Thursday, March 27, 2008

It's Friday!!

I know it's really Thursday. I'm not that tired, but it is my Friday. I'm off work until next Tuesday at 1:00 PM. I didn't get a heck of a lot of sleep yesterday (my own fault), but work was fairly quiet, so I'll probably just relax and nap today and try to skew my sleep cycle back to nighttime.

What I saw last night:

No paper trail on Obama: Judicial Watch
Via HotAir

The president of a prominent watchdog group said Wednesday that he believes Democratic presidential frontrunner Sen. Barack Obama (D-Ill.) “intended to leave no paper trail” during his time in the Illinois Senate. …

In a statement, Fitton noted that his group has sought access to Obama’s records as a state senator and questioned whether the presidential candidate has been forthcoming with regard to what happened to those documents.

However, he said that “nobody knows where they are, if they exist at all” and claimed that “Obama’s story keeps changing.”

Isn't that just grand? I'm split on whether the records are missingdestroyed, or this man running for POTUS didn't do a damn thing during his 8 years in the Illinois Senate. Either way, it ain't pretty.

Hot Air TV: Mattera stumps Winter Soldier II tale-tellers

Did he really expect these guys to swear that the tales they're telling are true. Of course not, but it was fun watching them squirm a bit.

Pennsylvania's Superdelegates Measure Clinton, Obama (Update1)

While the New York senator is leading in polls, some undecided superdelegates -- elected officials who get an automatic vote on the party presidential nomination regardless of the primary's outcome -- say they are concerned that her nomination would motivate greater numbers of Republicans to turn out in November to vote against her, and other Democrats too.

Damned if they do....This is getting to be just to much fun. It seems like every day the Dems come to a fork in the road and neither choice is going to get them to where they want to go.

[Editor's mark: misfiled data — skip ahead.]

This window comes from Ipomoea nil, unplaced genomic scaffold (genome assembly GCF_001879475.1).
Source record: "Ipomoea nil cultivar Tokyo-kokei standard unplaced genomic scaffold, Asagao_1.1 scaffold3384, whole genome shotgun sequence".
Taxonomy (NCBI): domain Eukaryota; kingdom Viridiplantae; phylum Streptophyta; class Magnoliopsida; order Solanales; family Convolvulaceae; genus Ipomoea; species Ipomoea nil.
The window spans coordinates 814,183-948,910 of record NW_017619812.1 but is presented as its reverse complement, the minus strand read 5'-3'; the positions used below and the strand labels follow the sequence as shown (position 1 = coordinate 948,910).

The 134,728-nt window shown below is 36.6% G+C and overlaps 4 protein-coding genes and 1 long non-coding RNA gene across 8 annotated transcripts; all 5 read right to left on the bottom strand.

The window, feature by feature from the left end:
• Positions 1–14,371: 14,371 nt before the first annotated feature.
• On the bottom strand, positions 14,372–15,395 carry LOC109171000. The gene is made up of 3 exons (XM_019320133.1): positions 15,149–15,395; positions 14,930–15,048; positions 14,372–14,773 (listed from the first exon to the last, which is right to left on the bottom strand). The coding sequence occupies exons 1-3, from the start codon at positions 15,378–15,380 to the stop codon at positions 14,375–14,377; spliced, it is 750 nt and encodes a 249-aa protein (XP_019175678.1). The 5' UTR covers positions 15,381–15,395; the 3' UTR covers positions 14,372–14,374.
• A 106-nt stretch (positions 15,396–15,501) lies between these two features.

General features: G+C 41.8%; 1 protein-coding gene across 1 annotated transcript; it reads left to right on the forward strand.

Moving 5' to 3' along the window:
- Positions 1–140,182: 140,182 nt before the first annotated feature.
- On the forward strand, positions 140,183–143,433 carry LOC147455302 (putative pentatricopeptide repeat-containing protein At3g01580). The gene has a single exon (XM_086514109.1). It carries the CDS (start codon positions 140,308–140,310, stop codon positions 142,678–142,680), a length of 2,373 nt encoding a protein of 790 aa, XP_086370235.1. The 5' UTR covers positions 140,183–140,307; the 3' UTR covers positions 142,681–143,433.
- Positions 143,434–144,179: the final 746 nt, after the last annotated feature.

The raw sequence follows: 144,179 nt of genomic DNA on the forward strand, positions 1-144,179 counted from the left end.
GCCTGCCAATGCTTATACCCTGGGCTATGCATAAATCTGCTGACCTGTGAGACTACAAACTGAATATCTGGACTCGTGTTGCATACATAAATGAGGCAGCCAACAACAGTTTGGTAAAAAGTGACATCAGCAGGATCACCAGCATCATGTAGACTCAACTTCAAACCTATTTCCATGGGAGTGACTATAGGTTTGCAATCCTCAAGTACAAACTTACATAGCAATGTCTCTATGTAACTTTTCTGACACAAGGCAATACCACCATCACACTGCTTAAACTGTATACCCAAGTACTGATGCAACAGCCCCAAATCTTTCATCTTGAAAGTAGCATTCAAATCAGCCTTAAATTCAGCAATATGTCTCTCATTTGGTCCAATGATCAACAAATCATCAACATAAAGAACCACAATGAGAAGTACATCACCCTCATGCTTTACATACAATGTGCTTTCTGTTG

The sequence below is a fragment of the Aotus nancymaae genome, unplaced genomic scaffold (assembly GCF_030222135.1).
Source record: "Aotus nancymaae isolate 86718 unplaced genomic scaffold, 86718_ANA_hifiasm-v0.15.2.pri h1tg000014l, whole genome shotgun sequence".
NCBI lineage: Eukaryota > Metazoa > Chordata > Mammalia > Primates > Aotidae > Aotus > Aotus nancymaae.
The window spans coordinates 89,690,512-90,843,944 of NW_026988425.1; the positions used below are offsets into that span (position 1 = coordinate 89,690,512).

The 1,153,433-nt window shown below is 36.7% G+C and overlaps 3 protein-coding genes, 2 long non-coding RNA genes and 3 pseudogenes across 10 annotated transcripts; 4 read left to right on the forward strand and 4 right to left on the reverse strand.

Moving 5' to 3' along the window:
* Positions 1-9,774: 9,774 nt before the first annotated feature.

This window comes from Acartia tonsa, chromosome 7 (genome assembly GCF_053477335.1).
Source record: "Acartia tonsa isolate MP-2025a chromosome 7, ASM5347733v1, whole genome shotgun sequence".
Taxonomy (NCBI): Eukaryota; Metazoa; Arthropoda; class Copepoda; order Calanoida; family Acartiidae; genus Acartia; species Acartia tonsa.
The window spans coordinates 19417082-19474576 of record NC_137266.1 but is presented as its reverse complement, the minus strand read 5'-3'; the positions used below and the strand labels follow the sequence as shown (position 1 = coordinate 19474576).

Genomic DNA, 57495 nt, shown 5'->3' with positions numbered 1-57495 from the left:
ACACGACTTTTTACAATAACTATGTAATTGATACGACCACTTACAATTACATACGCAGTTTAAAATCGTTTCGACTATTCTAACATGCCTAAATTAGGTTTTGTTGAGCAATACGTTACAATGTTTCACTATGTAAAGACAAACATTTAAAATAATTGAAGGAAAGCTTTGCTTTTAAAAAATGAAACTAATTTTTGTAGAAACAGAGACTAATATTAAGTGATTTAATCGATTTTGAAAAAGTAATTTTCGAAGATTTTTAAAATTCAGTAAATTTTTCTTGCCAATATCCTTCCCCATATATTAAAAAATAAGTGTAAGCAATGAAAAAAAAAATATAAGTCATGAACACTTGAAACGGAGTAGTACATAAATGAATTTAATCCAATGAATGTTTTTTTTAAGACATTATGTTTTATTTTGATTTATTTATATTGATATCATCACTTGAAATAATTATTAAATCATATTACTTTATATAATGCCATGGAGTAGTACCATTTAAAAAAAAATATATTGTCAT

This ties in with the above:

Sen. Nelson Wants To Revamp Voting, Scrap Electoral College

Nelson plans to be in Tallahassee this morning to deliver an address from the state Senate floor to propose a major election process overhaul - including the politically improbable notion of dumping the Electoral College in favor of a national popular vote.

"The time for reform is now," Nelson said in an advance copy of the Democratic senator's speech sent out by his staff Wednesday.

We've seen what a fine job the Dems have done with their Primaries, so lets allow them to rewrite the Constitution and we can have this much chaos going on right up to the inauguration.

Nelson, whose own state has been in the center of a series of recent election controversies, has called for electoral changes before.

Now, the senior Florida senator is seizing on the latest controversy - the battle over Florida's Democratic delegates - to renew that effort..

The Democratic National Committee stripped Florida of its delegates to the party's nominating convention because the state moved its primary to Jan. 29, when party rules held that only four other states could hold their contests before Feb. 5.

Now I've heard that Florida is a Republican controlled state and it's the evil GOP that forced the DNC to not recognize the results....but:

From Wikipedia

In May 2007, the Florida Legislature passed House Bill 537, in response to public support for Florida to return to a "paper trail" for elections. During the legislative process, a number of amendments were added, one of which moved the date of the state's primary to January 29, 2008, setting up a confrontation with the DNC.[54] The vote passed with bipartisan support: 118 to 0 in the House, 37 to 2 in the Senate.

Sounds like there weren't to many Dems thinking about rules they knew about (passed only 2 years prior) or like typical Libs, they figured that that was what they wanted to do and they could get away with it...because that's what we want.

Effin' children.

Up until this year when we moved our Primary up from November to February (inside the rules)I was always pissed me off that the state with the largest population had no say in our parties candidate. That even then I had to go for my second choice, and lose, was a disappointment, but that's life. That only 20% of the people bothered to vote shouldn't bother me, but maybe that's the number of legal citizens left here.